(like the fallist movement). But it was also a competition between rival democratic claimants. A common way to categorise claims and claimants might counterpose representative and direct/participatory democracy, where representative democracy is embodied
The Crisis of Venezuelan Democracy
The legacy of Hugo Chavez is contentious. Some lament the deterioration of Venezuelan democracy from one of Latin America's most stable political systems to a populist authoritarian regime. Others celebrate Chavez's participatory project of institutionalizing structures for community-driven development, redistributing oil wealth through welfare policies, and creating a political party closely linked to mass movements. This article provides an alternative assessment of Venezuela's democratic quality by drawing on deliberative democratic theory. I argue that Chavez's participatory project is incomplete because it fails to create structures for deliberative politics. Without these mechanisms, Venezuela remains vulnerable to crises brought about by “uncivil action,” such as military coups and violent protests, making deliberation an important component in averting crises in democratizing polities.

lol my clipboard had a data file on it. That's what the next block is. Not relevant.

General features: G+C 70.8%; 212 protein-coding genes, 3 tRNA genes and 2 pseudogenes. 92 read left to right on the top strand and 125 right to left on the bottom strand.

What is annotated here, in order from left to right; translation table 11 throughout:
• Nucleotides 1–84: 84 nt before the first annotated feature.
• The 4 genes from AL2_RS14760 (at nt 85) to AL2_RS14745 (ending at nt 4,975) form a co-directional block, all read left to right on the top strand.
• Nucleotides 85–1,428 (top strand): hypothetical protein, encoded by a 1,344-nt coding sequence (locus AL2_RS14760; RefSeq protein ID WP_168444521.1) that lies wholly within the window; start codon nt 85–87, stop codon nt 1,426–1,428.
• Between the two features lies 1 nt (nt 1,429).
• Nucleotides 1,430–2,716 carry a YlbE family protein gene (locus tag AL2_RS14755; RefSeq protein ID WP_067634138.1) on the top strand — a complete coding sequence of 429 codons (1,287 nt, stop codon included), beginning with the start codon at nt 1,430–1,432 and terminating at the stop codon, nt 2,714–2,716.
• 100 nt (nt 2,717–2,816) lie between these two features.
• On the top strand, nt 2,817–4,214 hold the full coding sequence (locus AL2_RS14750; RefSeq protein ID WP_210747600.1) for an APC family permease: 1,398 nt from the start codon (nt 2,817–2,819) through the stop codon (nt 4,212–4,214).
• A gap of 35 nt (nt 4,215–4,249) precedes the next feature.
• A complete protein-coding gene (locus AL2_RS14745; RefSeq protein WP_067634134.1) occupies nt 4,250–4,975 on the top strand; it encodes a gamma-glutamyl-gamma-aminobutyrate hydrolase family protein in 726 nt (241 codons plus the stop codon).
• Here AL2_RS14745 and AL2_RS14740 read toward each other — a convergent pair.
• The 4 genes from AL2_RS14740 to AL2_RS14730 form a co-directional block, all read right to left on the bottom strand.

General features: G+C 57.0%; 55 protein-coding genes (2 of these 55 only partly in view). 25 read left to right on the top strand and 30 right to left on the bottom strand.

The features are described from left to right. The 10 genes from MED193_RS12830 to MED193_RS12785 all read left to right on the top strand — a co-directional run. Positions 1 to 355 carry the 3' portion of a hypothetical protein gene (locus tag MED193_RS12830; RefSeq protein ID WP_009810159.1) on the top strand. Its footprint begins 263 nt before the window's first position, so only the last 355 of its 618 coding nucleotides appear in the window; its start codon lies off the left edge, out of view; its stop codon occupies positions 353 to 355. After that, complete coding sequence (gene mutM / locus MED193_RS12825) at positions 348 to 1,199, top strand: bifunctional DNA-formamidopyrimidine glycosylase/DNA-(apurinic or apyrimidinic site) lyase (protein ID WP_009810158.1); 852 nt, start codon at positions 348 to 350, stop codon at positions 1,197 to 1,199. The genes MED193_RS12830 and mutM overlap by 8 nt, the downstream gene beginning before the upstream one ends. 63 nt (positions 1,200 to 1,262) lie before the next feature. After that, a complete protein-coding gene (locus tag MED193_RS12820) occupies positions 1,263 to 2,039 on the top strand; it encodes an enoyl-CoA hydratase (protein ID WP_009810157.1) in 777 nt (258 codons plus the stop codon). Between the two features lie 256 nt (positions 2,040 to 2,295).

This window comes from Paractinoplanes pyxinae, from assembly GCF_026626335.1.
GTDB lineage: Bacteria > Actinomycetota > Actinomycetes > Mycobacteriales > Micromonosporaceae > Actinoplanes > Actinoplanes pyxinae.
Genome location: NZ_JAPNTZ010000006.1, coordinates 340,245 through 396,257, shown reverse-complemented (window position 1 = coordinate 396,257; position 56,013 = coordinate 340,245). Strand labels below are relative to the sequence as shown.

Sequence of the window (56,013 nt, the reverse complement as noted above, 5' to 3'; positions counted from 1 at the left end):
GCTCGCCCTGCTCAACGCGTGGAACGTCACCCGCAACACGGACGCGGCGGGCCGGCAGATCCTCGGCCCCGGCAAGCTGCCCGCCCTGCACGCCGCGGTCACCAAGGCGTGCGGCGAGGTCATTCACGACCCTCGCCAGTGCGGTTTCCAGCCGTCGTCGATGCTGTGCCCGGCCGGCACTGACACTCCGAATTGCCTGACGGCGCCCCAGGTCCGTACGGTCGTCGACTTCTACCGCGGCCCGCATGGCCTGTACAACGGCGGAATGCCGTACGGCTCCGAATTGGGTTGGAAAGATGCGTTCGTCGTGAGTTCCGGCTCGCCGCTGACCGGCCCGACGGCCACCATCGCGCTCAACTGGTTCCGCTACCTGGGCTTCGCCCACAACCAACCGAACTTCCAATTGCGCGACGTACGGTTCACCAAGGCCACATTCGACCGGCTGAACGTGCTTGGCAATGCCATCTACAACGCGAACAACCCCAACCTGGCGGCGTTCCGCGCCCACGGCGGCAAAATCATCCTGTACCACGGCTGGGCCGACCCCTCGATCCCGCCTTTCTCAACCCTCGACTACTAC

This article narrates the development of the antinuclear movement from the bottom up, showing how local protests initiated changes in Germans' ideas about democracy and public participation, precipitating the Green Party's emergence. The narrative begins with the pre-history of the 1975 occupation of the Wyhl reactor site in Southern Baden. It shows that vintners' concerns about the future of their livelihoods underpinned protests at Wyhl, but argues that the anti-reactor coalition grew in breadth after government officials' perceived misconduct caused local people to connect their agricultural concerns with democracy matters. It then explains how local protests like the Wyhl occupation influenced the formation of the German Green Party in the late 1970s, showing how the sorts of convergences that occurred amidst “single issue” protests like the anti-Wyhl struggle enabled a wide variety of activists to come together in the new party. Thus, the article argues that particular, local concerns initiated a rethinking of participation in electoral politics. Far from fracturing society, these local concerns promoted diverse new coalitions and shaped an inclusive approach to electoral politics.
A Response to Caspary
In his commentary on my 2015 article in this journal, William Caspary writes that he welcomes my effort to bring greater attention to participatory democracy and to practices of direct action—such as marches, protests, and strikes